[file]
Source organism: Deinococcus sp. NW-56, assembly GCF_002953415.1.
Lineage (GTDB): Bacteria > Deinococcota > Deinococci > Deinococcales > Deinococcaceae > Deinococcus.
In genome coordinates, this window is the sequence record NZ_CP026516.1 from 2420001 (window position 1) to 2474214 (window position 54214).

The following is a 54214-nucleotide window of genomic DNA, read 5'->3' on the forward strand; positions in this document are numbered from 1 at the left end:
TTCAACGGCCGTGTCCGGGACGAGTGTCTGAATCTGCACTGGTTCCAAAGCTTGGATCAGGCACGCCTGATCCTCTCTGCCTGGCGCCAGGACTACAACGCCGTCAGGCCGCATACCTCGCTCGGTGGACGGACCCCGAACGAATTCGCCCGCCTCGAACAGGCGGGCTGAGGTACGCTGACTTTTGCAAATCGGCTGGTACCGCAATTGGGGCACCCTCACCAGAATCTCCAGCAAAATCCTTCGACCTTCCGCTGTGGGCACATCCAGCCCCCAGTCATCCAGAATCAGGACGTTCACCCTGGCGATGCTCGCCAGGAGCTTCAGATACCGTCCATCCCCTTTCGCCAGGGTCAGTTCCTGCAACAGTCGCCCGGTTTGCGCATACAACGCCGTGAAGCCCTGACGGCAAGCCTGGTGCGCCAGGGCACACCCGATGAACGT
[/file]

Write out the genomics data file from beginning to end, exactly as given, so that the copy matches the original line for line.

Source organism: Deinococcus sp. NW-56, assembly GCF_002953415.1.
Lineage (GTDB): Bacteria > Deinococcota > Deinococci > Deinococcales > Deinococcaceae > Deinococcus.
In genome coordinates, this window is the sequence record NZ_CP026516.1 from 2420001 (window position 1) to 2474214 (window position 54214).

The following is a 54214-nucleotide window of genomic DNA, read 5'->3' on the forward strand; positions in this document are numbered from 1 at the left end:
TTCAACGGCCGTGTCCGGGACGAGTGTCTGAATCTGCACTGGTTCCAAAGCTTGGATCAGGCACGCCTGATCCTCTCTGCCTGGCGCCAGGACTACAACGCCGTCAGGCCGCATACCTCGCTCGGTGGACGGACCCCGAACGAATTCGCCCGCCTCGAACAGGCGGGCTGAGGTACGCTGACTTTTGCAAATCGGCTGGTACCGCAATTGGGGCACCCTCACCAGAATCTCCAGCAAAATCCTTCGACCTTCCGCTGTGGGCACATCCAGCCCCCAGTCATCCAGAATCAGGACGTTCACCCTGGCGATGCTCGCCAGGAGCTTCAGATACCGTCCATCCCCTTTCGCCAGGGTCAGTTCCTGCAACAGTCGCCCGGTTTGCGCATACAACGCCGTGAAGCCCTGACGGCAAGCCTGGTGCGCCAGGGCACACCCGATGAACGT